With the almost continuous release of new Internet of Things (IoT) hardware platforms and development boards it is not surprising that SDK delivery has seen a shift to piecemeal and “some assembly required” solutions. The majority of hardware companies have trouble delivering Software Development Kits (SDKs) which just work.

Docker presents an opportunity to really make a big leap forward in providing a simple to deploy packaged SDK environments for hardware platforms. It is the first portable package format which works across operating systems, with consistent tooling and a mechanism to share changes with others.

For a more in depth run down on Docker and IoT see Rapidly develop Internet of Things apps with Docker Containers by @AnnaGerber

So how would this work?

To illustrate how docker simplifies delivery of these environments lets look at the Docker container I have built for development of esp8266 projects. This container is shared on docker hub esp8266-dev. To illustrate how this SDK environment is built take a look at the ansible-esp8266-role which is used to bootstrap it.

To get started you will need to setup docker on your system, in my case I am using boot2docker which works on OSX and Windows.

The first thing to understand with boot2docker is that your /User folder on OSX is configured as a shared folder in boot2docker virtual machine. This makes it easy to import data all the way through from OSX to your docker container. For more information on how this works see VirtualBox Guest Additions in the boot2docker project.

In my case I am using a project based on the esp8266/source-code-examples basic example.

So lets add a Dockerfile to this project, note that I have updated the WORKDIR to match the path to my ESP project.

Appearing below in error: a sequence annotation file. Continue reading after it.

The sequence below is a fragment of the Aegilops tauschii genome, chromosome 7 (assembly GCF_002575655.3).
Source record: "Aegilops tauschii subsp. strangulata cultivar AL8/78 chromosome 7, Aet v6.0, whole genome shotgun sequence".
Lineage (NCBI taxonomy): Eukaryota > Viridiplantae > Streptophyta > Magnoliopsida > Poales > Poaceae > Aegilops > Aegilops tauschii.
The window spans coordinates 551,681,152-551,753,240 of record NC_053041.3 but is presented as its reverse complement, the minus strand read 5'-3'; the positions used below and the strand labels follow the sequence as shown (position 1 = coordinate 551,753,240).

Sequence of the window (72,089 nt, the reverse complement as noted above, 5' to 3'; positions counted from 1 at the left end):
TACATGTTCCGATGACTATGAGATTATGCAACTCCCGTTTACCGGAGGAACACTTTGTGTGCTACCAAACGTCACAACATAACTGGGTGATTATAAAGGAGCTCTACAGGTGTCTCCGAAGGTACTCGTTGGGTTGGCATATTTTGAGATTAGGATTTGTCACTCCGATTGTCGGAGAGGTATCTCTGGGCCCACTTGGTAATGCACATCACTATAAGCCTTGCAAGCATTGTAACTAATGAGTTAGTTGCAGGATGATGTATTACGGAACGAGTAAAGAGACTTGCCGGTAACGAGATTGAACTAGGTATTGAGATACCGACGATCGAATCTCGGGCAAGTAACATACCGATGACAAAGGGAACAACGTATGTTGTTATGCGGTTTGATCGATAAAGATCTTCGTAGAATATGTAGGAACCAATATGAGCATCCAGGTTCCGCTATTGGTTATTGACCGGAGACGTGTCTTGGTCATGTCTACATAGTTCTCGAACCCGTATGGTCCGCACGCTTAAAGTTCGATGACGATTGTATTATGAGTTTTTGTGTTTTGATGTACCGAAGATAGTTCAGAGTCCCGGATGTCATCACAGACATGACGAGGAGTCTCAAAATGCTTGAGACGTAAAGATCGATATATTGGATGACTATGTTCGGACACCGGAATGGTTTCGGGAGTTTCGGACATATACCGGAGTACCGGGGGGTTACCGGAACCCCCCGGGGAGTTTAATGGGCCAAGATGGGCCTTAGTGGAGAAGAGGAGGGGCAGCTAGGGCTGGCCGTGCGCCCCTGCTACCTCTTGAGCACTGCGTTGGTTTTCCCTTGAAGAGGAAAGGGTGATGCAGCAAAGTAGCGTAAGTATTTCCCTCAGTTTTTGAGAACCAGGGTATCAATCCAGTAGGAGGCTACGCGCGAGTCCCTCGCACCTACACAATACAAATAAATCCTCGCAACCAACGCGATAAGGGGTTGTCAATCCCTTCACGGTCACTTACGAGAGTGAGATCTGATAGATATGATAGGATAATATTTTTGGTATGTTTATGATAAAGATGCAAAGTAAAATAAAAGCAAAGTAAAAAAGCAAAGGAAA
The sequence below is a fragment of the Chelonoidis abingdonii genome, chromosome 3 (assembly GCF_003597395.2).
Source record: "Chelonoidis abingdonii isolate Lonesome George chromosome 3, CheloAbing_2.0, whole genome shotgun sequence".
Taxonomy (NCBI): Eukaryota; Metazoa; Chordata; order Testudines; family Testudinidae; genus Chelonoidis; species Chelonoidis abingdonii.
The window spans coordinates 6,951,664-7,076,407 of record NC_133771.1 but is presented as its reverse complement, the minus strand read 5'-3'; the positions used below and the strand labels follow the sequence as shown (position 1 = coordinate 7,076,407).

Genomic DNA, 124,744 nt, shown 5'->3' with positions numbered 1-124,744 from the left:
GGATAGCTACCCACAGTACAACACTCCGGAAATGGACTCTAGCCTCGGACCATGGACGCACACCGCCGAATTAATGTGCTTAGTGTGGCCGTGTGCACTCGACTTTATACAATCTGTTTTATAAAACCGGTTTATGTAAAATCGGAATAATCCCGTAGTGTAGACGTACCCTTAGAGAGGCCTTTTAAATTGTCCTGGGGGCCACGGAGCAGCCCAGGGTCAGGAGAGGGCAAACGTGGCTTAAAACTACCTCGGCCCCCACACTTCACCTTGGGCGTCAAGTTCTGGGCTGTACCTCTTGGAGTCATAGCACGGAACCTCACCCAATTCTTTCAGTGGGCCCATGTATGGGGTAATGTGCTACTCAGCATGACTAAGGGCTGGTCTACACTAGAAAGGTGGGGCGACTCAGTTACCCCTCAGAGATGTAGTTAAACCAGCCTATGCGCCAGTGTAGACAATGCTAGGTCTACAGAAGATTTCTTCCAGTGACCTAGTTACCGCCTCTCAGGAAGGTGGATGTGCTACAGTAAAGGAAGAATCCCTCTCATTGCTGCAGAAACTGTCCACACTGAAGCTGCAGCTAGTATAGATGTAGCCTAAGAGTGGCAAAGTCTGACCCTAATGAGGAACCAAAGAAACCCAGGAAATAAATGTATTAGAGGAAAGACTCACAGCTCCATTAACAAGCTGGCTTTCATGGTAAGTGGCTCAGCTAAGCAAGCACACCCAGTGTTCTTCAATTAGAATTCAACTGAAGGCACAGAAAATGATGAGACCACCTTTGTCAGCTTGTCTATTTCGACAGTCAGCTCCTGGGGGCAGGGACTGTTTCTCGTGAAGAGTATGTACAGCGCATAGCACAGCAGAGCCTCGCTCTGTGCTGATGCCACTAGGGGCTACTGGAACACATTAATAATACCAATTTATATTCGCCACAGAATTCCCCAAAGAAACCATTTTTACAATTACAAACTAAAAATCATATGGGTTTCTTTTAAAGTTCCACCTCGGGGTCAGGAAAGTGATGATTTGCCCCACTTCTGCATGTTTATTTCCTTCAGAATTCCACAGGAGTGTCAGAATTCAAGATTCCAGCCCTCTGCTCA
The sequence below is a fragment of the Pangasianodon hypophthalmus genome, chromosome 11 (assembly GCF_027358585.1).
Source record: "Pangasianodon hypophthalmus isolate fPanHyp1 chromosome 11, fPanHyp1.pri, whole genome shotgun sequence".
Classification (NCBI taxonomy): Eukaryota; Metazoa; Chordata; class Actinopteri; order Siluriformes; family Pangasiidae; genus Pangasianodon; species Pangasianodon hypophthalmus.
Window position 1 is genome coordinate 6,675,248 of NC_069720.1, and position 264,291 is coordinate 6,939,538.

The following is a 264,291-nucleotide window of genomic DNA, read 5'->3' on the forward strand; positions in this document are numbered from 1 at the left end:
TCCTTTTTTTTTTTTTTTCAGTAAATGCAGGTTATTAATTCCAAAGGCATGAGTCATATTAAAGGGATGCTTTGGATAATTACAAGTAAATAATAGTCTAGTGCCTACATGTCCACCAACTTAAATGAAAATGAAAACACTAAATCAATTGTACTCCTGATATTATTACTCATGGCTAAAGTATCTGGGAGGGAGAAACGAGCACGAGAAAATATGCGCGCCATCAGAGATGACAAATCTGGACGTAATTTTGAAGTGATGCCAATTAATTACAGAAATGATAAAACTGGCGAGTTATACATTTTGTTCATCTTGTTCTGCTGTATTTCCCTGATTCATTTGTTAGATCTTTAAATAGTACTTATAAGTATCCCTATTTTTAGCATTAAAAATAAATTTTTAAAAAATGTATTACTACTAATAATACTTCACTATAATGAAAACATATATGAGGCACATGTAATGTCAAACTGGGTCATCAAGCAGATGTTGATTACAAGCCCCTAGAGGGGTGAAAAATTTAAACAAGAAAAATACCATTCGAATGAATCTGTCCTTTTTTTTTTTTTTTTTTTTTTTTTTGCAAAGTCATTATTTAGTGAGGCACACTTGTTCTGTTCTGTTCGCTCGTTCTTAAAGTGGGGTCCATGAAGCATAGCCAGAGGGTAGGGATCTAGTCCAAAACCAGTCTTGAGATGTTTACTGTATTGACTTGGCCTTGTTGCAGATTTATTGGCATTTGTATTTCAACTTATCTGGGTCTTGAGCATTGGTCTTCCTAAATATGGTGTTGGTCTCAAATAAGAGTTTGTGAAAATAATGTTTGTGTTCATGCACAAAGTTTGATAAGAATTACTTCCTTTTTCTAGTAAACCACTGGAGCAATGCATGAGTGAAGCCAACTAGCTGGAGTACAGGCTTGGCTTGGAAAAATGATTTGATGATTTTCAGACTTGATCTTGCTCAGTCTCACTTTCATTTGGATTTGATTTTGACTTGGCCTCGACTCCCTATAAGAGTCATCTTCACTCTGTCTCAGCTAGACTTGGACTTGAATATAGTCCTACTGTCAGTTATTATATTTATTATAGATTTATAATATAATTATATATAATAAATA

FROM wolfeidau/esp8266-dev:1.1.0

# add all the SDK stuff to the PATH
ENV PATH=$PATH:/opt/Espressif/crosstool-NG/builds/xtensa-lx106-elf/bin

# Path which contains your esp8266 project source code
WORKDIR /Users/markw/Code/Systems/esp8266-led-lamp

# pass -v /Users:/Users to ensure your shared folder is available within 
# the container for builds.

USER ubuntu

Then to build your container just run.

docker build -t esp8266-build .

And when you want to do a build run the following:

docker run -v /Users:/Users -i -t esp8266-build make

Now if you check in your firmware directory you should have the files required to flash your esp2866 project!

If we want to mess around inside the container we can run.

docker run -v /Users:/Users -i -t esp8266-build bash

This project is something I am working on at the moment esp8266-led-lamp.

So in summary we have installed boot2docker and built an esp8266 project with little or on messing around with complex SDK setup. In my view this is a big step forward in shortening the time to build for hardware projects, and simplifying delivery of complex SDK environments.

Hopefully the likes of Atmel and Texas Instruments look at using Docker in the future.